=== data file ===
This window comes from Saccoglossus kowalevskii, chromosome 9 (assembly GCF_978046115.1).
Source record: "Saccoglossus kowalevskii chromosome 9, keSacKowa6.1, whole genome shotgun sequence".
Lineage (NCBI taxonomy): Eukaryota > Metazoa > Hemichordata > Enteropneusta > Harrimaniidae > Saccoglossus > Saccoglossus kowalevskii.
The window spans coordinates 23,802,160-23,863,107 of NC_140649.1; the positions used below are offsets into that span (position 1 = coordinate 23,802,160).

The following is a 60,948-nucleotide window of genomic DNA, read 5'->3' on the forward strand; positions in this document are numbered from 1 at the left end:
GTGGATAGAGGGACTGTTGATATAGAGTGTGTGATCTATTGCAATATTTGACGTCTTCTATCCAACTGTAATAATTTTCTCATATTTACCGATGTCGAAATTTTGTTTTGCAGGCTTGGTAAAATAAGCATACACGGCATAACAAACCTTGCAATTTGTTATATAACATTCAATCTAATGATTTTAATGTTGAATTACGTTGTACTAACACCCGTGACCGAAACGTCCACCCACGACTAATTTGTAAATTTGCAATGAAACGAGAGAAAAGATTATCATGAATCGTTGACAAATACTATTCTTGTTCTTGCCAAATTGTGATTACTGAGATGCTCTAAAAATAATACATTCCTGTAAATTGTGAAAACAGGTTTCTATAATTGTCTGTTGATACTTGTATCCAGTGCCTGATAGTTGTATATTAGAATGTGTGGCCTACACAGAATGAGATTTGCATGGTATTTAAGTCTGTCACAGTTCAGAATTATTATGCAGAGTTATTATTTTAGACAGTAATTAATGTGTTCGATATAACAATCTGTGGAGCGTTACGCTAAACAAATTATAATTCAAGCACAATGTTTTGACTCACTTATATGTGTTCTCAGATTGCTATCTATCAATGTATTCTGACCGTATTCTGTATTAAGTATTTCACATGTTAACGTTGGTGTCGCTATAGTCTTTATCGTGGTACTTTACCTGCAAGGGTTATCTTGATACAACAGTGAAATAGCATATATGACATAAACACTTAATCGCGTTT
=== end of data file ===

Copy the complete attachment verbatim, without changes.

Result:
This window comes from Saccoglossus kowalevskii, chromosome 9 (assembly GCF_978046115.1).
Source record: "Saccoglossus kowalevskii chromosome 9, keSacKowa6.1, whole genome shotgun sequence".
Lineage (NCBI taxonomy): Eukaryota > Metazoa > Hemichordata > Enteropneusta > Harrimaniidae > Saccoglossus > Saccoglossus kowalevskii.
The window spans coordinates 23,802,160-23,863,107 of NC_140649.1; the positions used below are offsets into that span (position 1 = coordinate 23,802,160).

The following is a 60,948-nucleotide window of genomic DNA, read 5'->3' on the forward strand; positions in this document are numbered from 1 at the left end:
GTGGATAGAGGGACTGTTGATATAGAGTGTGTGATCTATTGCAATATTTGACGTCTTCTATCCAACTGTAATAATTTTCTCATATTTACCGATGTCGAAATTTTGTTTTGCAGGCTTGGTAAAATAAGCATACACGGCATAACAAACCTTGCAATTTGTTATATAACATTCAATCTAATGATTTTAATGTTGAATTACGTTGTACTAACACCCGTGACCGAAACGTCCACCCACGACTAATTTGTAAATTTGCAATGAAACGAGAGAAAAGATTATCATGAATCGTTGACAAATACTATTCTTGTTCTTGCCAAATTGTGATTACTGAGATGCTCTAAAAATAATACATTCCTGTAAATTGTGAAAACAGGTTTCTATAATTGTCTGTTGATACTTGTATCCAGTGCCTGATAGTTGTATATTAGAATGTGTGGCCTACACAGAATGAGATTTGCATGGTATTTAAGTCTGTCACAGTTCAGAATTATTATGCAGAGTTATTATTTTAGACAGTAATTAATGTGTTCGATATAACAATCTGTGGAGCGTTACGCTAAACAAATTATAATTCAAGCACAATGTTTTGACTCACTTATATGTGTTCTCAGATTGCTATCTATCAATGTATTCTGACCGTATTCTGTATTAAGTATTTCACATGTTAACGTTGGTGTCGCTATAGTCTTTATCGTGGTACTTTACCTGCAAGGGTTATCTTGATACAACAGTGAAATAGCATATATGACATAAACACTTAATCGCGTTT